VA Rep’s ‘This Wonderful Life’ keeps it simple in this amazing one-man Holiday performance
Richmond phenom Scott Wichman brings his signature impeccable comedic timing and more than a dash of tenderness to Virginia Rep’s This Wonderful Life, Steve Murray’s adaptation of the screenplay for the beloved holiday classic It’s a Wonderful Life.
Director John Moon and Wichman first worked together on this project seven years ago. I overheard several audience members fondly recall the duo’s inaugural collaboration on Murray’s vision. Newcomers to the production were equally enthralled.
This Wonderful Life is an example of “less is more” and “keep it simple.” The understated and versatile set is used to perfection by Wichman who commands every corner of the stage and every prop at his disposal.
The show’s venue – the historic Hanover Tavern – is just right.
From soliciting raucous laughter to nostalgic tears, Wichman has the audience in the palm of his hands as he narrates and portrays all the residents of the fictional Bedford Falls as we relive the heart-tugging story of George Bailey – the quintessential good guy – who dreams of traveling the world but ends up stuck in his hometown. Who has it all then loses even more. Who ends up on a bridge on Christmas Eve only to rescue Clarence, an angel-disguised-as-a-man who plunges into the titular falls.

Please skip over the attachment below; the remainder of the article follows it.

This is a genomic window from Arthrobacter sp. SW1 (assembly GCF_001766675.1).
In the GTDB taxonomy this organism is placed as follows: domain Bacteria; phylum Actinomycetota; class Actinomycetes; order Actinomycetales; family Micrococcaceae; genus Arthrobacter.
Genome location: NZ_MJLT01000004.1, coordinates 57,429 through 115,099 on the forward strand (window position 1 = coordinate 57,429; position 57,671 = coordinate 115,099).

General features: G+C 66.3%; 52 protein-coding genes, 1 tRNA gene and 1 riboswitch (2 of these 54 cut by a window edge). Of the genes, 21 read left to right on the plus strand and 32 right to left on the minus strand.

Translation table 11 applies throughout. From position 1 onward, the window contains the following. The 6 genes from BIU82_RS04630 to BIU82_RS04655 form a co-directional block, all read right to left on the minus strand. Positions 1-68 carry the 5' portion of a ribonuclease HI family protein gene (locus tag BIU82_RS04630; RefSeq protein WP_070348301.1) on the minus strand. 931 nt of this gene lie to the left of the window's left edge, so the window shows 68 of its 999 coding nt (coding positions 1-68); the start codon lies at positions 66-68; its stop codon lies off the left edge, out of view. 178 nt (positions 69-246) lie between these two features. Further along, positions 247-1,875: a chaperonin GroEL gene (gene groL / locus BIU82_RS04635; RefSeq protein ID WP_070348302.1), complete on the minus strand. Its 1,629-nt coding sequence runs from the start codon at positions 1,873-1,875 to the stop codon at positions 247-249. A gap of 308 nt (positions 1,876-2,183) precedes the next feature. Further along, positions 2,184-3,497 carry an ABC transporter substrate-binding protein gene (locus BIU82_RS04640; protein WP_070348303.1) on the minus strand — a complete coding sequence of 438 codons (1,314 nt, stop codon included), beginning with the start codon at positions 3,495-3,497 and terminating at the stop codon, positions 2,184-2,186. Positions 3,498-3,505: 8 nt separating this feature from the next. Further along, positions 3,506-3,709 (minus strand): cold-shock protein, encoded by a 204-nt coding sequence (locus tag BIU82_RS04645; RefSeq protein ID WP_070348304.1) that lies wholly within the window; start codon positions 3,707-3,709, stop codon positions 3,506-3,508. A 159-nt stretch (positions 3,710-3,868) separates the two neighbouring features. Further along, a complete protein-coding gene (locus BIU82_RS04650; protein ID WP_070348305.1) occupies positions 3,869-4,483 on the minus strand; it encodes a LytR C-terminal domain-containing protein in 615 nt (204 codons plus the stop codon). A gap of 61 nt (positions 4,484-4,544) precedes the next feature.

But we know who really saves whom.
Wichman’s facial expressions alone are a joy to watch. Coupled with the myriad of emotions he is able to call up at will, his performance in This Wonderful Life is a master class in character acting.
Wichman earned a well-deserved, enthusiastic standing ovation.
This magical show continues through January 10, 2016 – pick up tickets here!
lie Harthill Clayton is an out and proud bisexual with a passion for reading, writing . . . and NOT arithmetic. She’s the proud mom of two young adult men and is slowly adjusting to having them both away at college. Her work has appeared in the Christian Science Monitor, the Internet Review of Books, Curve Magazine, Lambda Literary and more. She is the newest member of the Richmond Theatre Critics Circle. A paralegal by day, Julie spends her free time knitting, writing, and reading anything she can get her hands on. She lives in Richmond with her partner, local artist David Turner, and their mischievous and loving hunting dog, Max.
Quill Theatre pays tribute to African American vaudeville pioneer Bert Williams in ‘The Top of Bravery’
When you ask someone about Bert Williams, many people are going to give you a blank look. Even plenty of theatre folks may scrunch up their nose in confusion at the question. And, why wouldn’t they? Vaudeville, and particularly minstrelsy, are relics of a bygone age that are rarely discussed as part of the performing [...]January 11, 2017
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